Tuesday, July 01, 2014

The Bees by Laline Paull

When I first heard about The Bees by Laline Paull, I was skeptical, but then I remembered the same skepticism I had when I heard about The Wild Trees by Richard Preston.  Trees affected me deeply, and completely changed the way I look at trees.  A slight buzz drifted through journals and newspapers about the novel, so I decided to plunge in and see for myself.  One of the things that drove me to this decision were the three excellent blurbs on the cover by Margaret Atwood, Emma Donoghue, and Madeline Miller.  I have read all three of these authors, and I trust their judgment. 

Debut novels almost always throw up a red flag, but I believe this is one of the best I have seen in a long time.  The author’s note on the jacket flap is sparse.  She studied English at Oxford, screenwriting in Los Angeles, and theater in London.  She lives in England with her photographer husband and their three children.

The novel tells the story of Flora 717, a “sanitation worker” in a hive, set in the English countryside.  The hive runs under a strict hierarchy: the Queen – referred to as the “holy mother” – then “princesses” referred to as the “Sage Class,” then forager bees, drones (males who live off the hive, but die when they first mate with a queen).  Flora has aspirations of a higher status, but breaking into that 1% at the top of the hive is nigh near impossible.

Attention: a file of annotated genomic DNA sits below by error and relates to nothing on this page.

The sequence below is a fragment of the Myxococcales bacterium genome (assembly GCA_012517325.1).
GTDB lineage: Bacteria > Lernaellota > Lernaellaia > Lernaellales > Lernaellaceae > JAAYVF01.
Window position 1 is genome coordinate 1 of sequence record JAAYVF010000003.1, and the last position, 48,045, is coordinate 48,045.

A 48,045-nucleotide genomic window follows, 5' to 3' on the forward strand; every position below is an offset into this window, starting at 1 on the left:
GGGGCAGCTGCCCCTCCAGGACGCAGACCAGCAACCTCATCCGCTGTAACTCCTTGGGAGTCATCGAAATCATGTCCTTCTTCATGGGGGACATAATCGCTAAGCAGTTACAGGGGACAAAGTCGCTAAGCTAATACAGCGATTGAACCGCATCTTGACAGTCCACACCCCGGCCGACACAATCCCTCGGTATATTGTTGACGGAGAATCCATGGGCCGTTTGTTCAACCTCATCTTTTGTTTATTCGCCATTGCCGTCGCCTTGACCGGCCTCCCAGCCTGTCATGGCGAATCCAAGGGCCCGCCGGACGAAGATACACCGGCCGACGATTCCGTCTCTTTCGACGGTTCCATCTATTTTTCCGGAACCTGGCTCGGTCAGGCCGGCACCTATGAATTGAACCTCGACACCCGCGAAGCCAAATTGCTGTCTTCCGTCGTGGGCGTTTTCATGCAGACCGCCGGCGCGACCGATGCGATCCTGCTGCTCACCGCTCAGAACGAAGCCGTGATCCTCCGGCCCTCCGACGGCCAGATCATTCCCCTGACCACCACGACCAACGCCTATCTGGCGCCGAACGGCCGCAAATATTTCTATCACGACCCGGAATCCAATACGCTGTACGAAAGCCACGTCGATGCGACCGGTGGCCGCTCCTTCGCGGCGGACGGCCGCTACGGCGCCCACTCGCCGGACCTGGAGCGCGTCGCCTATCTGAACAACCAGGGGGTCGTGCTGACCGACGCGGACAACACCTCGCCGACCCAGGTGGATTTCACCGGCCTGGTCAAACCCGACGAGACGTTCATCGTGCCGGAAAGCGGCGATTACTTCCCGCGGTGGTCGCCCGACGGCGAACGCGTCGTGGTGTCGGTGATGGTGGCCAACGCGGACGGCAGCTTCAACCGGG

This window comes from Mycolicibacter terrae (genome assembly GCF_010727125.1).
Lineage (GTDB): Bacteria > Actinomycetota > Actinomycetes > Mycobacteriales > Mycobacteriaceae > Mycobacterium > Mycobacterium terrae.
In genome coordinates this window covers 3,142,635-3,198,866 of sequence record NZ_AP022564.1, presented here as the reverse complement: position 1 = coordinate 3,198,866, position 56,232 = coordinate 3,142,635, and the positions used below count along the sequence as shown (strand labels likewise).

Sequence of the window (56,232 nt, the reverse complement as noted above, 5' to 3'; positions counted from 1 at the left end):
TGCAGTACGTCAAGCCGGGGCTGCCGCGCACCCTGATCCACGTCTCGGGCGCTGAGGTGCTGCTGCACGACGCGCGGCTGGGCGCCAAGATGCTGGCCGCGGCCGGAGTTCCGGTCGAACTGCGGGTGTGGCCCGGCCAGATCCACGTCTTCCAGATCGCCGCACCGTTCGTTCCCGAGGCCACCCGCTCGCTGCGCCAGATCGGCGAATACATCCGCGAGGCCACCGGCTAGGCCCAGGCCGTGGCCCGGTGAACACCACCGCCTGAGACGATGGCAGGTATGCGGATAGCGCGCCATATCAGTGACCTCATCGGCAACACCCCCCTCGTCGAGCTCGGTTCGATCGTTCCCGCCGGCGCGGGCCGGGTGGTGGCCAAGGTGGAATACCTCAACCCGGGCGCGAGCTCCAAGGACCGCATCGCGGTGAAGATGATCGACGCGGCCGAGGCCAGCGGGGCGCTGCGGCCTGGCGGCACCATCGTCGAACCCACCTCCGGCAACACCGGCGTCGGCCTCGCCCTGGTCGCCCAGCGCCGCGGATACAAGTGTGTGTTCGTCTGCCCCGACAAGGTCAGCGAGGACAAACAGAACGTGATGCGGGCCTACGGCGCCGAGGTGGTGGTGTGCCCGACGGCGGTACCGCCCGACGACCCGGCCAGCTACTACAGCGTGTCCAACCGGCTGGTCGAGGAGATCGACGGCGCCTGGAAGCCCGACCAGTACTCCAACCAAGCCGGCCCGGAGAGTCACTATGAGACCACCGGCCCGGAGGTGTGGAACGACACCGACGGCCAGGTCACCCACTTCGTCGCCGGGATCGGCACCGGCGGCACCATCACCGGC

The bees have an intricate system of communication involving the smells they leave behind and follow home.  The have elaborate dances to transfer the knowledge of blooming flowers to the other foragers.  I recall writing a paper about "The Dance Language of Honey Bees" when I was in high school.  They also communicate telepathically through their antennae about their hopes, fears, and sins.

The novel is heavily allegorical with many references to “Holy Mother,” “Devotion meetings” when the hive gathers to experience the love of the mother.  A constant chant among the bees is “Accept, Obey, Serve.”  They pray for the mother to lay healthy eggs, chanting “Hallowed be thy womb” (75).  The hive really rises to the level of a cult.

Paull writes, “conversations always concluded with the acknowledgement that Her Majesty continued to lay at magnificent speed and volume and was more beautiful than ever, and as she was the mightiest force in the universe, this rain must be a sign of her displeasure, and so they must all work harder.  Accept, Obey, and Serve” (137). 

After a forbidden dalliance with a drone, which may have been non-consensual, Flora finds herself about to lay an egg.  Only the queen may breed, and the penalty for Flora would be death.  But a “visitation” occurs, when a beekeeper removes part of the comb, and Flora’s egg is destroyed.

I will never look at bees, bee hives, and honey the same way again.  Laline Paull’s splendid novel, The Bees, is a most entertaining read, and I gladly give it 5 stars

--Chiron, 6/30/14